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RTCs were responsible for 848 (75.5%) of the injuries, with assault accounting for 96 (8.5%), fall accounting for 90 (8.1%), sport accounting for 25 (2.2%), burn and gunshot injuries accounting for 20 (1.8%) each, and industrial accidents accounting for the remaining 19 (1.7%).

The median arrival time in the hospital after injuries was 2 h (interquartile range: 1–5.6 h), and only 788 (70.5%) arrived within 6 h of sustaining their injuries. Four hundred and sixty-eight (55.2%) patients who sustained injuries from RTCs were brought to the hospital by Federal Road Safety Corps/Police (FRSC/P), 296 (34.9%) passers-by/good Samaritans, and 84 (9.9%) by relatives/self. All the patients brought to the hospital by the FRSC/P were conveyed in pick-up trucks, and those brought by the others were in commercial taxicabs or buses. Ambulances were not used to transport any of the patients to the hospital.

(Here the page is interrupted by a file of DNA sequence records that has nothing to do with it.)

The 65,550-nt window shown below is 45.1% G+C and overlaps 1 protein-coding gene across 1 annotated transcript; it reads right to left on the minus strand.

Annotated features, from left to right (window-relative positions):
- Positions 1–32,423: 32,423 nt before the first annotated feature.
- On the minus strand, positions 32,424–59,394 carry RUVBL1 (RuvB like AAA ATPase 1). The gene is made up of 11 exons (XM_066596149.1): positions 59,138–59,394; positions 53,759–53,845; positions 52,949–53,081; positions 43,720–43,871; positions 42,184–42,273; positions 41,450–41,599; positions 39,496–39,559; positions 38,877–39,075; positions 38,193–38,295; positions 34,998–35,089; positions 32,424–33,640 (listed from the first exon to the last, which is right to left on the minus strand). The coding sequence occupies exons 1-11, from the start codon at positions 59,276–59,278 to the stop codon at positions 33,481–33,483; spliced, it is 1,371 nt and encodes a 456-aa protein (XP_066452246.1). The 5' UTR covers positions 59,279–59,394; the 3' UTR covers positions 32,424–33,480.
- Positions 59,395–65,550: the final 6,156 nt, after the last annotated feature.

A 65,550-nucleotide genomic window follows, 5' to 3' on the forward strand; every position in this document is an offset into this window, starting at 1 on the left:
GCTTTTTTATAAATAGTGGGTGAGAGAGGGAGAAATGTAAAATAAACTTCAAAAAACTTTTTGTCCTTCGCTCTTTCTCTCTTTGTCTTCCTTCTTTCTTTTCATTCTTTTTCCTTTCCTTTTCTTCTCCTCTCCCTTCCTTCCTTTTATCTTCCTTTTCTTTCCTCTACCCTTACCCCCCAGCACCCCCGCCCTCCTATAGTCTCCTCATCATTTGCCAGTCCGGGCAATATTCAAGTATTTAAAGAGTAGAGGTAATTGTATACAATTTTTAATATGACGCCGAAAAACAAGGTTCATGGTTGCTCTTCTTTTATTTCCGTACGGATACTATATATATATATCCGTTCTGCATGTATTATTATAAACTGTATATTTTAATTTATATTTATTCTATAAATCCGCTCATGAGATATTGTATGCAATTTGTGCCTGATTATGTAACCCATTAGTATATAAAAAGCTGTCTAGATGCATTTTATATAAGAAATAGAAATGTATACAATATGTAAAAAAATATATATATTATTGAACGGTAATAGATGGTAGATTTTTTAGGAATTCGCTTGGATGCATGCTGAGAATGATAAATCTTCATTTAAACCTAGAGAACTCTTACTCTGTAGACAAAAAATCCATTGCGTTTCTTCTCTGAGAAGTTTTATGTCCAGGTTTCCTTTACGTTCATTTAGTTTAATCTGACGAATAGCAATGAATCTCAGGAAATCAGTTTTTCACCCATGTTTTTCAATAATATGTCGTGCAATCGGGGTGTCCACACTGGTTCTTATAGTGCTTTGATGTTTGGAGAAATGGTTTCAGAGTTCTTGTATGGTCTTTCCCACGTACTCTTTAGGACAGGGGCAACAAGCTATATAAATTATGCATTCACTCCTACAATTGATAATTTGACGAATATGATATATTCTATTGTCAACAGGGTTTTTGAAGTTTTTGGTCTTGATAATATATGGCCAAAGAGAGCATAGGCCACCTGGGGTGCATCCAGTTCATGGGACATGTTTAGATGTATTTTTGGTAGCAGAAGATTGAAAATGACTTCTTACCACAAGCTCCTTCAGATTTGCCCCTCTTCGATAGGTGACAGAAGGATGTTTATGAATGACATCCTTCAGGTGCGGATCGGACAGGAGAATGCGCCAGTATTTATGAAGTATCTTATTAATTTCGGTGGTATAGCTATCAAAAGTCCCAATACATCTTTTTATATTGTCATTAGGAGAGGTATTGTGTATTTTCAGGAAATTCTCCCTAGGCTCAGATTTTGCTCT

[Table 2] shows the relationship among age, gender, and injury mechanisms. RTCs were the most common in the age group of 21–30 years, whereas assault was the most common in the age group of 11–20 years. Falls were the most common among people over the age of 70, whereas sports injuries were the most common among children.
Table 2: Association among age group, gender, and causes of injury